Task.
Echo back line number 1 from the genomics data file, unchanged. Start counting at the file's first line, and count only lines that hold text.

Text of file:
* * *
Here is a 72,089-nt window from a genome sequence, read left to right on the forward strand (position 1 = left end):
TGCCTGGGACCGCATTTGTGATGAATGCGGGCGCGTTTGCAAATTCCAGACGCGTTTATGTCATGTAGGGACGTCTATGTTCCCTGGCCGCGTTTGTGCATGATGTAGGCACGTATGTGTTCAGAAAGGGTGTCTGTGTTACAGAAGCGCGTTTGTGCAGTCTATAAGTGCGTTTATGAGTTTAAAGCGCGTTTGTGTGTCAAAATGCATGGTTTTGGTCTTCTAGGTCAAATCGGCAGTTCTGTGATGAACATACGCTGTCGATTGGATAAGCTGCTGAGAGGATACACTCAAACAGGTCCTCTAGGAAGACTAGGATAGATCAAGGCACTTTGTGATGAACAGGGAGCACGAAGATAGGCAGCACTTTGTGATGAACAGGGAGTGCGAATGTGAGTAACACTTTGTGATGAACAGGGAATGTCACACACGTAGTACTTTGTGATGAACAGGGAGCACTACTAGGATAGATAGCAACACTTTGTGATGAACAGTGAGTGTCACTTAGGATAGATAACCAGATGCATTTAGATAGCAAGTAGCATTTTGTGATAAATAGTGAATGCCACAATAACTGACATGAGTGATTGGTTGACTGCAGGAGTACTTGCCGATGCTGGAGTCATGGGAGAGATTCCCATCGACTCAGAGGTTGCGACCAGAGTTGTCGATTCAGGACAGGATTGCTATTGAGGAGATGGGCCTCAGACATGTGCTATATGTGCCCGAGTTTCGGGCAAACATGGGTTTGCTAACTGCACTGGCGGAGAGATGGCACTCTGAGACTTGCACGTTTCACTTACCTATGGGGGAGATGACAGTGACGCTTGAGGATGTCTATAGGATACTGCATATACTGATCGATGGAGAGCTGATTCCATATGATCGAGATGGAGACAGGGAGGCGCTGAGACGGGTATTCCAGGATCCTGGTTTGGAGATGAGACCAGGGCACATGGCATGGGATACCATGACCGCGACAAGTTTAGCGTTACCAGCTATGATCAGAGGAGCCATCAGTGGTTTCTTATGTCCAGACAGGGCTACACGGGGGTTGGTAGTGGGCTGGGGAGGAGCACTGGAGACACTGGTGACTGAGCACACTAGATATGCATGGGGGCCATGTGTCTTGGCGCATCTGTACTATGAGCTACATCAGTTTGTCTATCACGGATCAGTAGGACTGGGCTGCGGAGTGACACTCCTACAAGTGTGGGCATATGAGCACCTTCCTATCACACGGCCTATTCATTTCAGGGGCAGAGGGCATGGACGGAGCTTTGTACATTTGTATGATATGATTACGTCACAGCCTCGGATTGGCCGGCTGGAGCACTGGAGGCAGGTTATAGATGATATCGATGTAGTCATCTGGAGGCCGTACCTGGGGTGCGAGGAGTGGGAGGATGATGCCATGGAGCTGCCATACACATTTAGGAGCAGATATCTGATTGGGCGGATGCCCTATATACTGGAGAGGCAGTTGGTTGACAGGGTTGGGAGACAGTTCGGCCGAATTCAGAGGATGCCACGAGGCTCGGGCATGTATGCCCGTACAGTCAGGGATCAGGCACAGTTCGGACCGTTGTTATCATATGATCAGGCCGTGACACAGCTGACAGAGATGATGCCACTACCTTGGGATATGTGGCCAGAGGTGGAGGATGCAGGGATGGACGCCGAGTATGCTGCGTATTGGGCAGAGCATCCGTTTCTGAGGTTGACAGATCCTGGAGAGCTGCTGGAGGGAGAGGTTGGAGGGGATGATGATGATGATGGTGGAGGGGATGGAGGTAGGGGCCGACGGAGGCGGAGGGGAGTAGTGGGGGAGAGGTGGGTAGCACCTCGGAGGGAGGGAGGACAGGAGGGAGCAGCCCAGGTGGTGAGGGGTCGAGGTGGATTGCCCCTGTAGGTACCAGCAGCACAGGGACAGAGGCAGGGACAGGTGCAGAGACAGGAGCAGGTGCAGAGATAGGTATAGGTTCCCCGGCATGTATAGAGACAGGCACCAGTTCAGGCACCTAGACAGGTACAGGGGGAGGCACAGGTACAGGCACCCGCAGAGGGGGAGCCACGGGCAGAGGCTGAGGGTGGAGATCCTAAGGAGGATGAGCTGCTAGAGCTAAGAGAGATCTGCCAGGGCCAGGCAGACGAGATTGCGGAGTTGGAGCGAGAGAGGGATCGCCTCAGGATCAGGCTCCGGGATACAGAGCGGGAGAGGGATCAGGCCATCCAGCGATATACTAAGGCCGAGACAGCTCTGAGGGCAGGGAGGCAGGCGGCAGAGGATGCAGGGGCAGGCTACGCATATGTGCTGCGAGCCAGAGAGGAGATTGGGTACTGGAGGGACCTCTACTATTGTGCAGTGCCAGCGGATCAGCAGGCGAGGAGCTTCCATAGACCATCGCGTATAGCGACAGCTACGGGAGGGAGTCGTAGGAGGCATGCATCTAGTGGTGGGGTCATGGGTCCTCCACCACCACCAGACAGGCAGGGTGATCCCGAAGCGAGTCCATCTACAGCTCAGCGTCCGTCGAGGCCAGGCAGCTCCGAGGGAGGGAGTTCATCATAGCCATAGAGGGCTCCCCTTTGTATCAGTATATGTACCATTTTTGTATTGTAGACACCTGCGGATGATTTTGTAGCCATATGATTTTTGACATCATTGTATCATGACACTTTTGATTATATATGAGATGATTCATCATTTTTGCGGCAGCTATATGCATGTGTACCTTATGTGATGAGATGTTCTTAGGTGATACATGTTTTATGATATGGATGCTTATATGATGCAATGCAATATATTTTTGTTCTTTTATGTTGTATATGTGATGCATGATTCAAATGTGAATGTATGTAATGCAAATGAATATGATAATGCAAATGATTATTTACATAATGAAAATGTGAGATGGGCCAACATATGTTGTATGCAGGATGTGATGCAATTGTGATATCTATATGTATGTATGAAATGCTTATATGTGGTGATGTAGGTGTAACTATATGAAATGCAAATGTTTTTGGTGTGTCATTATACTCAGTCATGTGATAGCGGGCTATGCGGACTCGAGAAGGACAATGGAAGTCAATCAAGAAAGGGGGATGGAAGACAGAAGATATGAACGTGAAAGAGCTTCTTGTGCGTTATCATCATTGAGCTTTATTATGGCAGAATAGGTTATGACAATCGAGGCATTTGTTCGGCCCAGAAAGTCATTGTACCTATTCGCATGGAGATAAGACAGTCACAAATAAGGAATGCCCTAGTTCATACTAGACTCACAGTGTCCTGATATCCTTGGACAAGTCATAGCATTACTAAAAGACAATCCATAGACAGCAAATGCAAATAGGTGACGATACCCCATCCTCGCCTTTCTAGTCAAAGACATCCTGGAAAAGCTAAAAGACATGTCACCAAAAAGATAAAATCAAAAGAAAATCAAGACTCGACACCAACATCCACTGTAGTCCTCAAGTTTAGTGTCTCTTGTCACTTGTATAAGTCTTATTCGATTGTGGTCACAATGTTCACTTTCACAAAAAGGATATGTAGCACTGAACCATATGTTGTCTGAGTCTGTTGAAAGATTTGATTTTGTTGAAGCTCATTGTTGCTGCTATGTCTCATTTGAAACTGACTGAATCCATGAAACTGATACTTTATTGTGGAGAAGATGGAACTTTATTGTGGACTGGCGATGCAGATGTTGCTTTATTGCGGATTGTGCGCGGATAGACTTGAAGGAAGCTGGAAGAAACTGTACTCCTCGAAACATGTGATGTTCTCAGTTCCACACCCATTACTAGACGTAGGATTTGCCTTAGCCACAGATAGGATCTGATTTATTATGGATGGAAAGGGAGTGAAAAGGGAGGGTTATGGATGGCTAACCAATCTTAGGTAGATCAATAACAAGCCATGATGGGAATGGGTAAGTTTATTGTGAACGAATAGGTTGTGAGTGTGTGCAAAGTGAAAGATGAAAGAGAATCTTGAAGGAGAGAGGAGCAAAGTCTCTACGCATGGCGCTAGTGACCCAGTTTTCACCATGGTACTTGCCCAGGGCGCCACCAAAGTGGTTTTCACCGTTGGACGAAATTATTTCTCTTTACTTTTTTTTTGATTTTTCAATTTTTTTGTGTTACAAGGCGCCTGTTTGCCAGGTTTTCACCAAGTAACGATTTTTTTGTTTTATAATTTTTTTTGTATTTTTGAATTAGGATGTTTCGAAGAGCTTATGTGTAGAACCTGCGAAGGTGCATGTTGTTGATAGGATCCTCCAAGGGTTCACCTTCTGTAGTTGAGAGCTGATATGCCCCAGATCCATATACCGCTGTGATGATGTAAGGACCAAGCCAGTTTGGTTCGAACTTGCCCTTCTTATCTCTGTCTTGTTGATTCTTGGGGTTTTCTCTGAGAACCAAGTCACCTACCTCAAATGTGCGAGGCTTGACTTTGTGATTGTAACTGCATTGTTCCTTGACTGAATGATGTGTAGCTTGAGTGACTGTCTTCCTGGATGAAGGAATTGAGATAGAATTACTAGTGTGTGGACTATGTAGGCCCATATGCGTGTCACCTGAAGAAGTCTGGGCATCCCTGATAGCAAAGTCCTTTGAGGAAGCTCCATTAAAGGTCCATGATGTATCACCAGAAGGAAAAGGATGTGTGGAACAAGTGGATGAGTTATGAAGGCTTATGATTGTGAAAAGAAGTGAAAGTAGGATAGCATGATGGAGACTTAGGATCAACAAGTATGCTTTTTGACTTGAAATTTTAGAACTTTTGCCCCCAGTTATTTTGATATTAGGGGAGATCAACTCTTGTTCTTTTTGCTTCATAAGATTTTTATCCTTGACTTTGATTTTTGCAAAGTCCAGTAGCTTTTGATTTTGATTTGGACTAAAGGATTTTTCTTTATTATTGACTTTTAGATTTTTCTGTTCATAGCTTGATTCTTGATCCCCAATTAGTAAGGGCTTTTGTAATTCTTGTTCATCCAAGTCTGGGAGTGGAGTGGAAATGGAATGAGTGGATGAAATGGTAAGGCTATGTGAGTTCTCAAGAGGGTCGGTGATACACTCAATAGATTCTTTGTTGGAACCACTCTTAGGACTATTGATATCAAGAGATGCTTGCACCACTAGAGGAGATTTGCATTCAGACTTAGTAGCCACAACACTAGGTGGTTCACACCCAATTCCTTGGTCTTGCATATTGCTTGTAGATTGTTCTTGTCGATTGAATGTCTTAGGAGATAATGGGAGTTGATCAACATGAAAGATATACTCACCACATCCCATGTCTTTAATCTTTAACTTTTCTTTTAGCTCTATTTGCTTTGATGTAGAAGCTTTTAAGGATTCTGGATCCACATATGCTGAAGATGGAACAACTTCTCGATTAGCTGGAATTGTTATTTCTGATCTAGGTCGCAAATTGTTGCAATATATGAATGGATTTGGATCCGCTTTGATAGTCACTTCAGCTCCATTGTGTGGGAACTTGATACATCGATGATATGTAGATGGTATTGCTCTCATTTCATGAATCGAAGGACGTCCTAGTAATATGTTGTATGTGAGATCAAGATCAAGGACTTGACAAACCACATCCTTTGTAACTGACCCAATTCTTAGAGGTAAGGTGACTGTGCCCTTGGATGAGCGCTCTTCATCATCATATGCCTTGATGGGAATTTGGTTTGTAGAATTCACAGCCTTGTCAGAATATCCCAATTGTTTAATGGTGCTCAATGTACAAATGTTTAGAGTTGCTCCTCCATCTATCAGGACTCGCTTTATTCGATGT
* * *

Here is a 72,089-nt window from a genome sequence, read left to right on the forward strand (position 1 = left end):